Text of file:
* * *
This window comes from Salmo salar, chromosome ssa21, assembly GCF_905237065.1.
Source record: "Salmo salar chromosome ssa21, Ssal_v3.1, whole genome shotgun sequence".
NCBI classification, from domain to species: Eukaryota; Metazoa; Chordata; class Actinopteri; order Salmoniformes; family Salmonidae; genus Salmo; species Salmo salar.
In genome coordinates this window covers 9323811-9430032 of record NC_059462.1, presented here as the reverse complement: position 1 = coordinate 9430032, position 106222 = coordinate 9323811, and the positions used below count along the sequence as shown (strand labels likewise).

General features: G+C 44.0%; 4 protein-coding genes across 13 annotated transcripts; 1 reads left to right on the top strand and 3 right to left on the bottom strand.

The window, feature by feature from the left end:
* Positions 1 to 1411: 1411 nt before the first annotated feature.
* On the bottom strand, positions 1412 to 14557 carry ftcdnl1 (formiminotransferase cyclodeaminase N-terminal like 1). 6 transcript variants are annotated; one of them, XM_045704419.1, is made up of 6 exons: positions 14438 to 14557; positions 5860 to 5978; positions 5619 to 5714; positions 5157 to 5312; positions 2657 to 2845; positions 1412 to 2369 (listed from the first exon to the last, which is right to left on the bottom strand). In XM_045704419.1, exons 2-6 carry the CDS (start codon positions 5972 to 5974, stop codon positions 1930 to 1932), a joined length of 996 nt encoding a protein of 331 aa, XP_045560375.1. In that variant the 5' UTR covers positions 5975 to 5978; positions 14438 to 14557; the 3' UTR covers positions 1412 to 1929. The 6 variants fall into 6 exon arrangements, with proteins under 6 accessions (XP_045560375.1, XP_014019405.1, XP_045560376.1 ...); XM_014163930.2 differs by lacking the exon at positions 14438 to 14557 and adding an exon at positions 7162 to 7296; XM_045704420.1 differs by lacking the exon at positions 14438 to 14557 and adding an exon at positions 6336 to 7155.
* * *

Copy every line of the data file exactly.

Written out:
This window comes from Salmo salar, chromosome ssa21, assembly GCF_905237065.1.
Source record: "Salmo salar chromosome ssa21, Ssal_v3.1, whole genome shotgun sequence".
NCBI classification, from domain to species: Eukaryota; Metazoa; Chordata; class Actinopteri; order Salmoniformes; family Salmonidae; genus Salmo; species Salmo salar.
In genome coordinates this window covers 9323811-9430032 of record NC_059462.1, presented here as the reverse complement: position 1 = coordinate 9430032, position 106222 = coordinate 9323811, and the positions used below count along the sequence as shown (strand labels likewise).

General features: G+C 44.0%; 4 protein-coding genes across 13 annotated transcripts; 1 reads left to right on the top strand and 3 right to left on the bottom strand.

The window, feature by feature from the left end:
* Positions 1 to 1411: 1411 nt before the first annotated feature.
* On the bottom strand, positions 1412 to 14557 carry ftcdnl1 (formiminotransferase cyclodeaminase N-terminal like 1). 6 transcript variants are annotated; one of them, XM_045704419.1, is made up of 6 exons: positions 14438 to 14557; positions 5860 to 5978; positions 5619 to 5714; positions 5157 to 5312; positions 2657 to 2845; positions 1412 to 2369 (listed from the first exon to the last, which is right to left on the bottom strand). In XM_045704419.1, exons 2-6 carry the CDS (start codon positions 5972 to 5974, stop codon positions 1930 to 1932), a joined length of 996 nt encoding a protein of 331 aa, XP_045560375.1. In that variant the 5' UTR covers positions 5975 to 5978; positions 14438 to 14557; the 3' UTR covers positions 1412 to 1929. The 6 variants fall into 6 exon arrangements, with proteins under 6 accessions (XP_045560375.1, XP_014019405.1, XP_045560376.1 ...); XM_014163930.2 differs by lacking the exon at positions 14438 to 14557 and adding an exon at positions 7162 to 7296; XM_045704420.1 differs by lacking the exon at positions 14438 to 14557 and adding an exon at positions 6336 to 7155.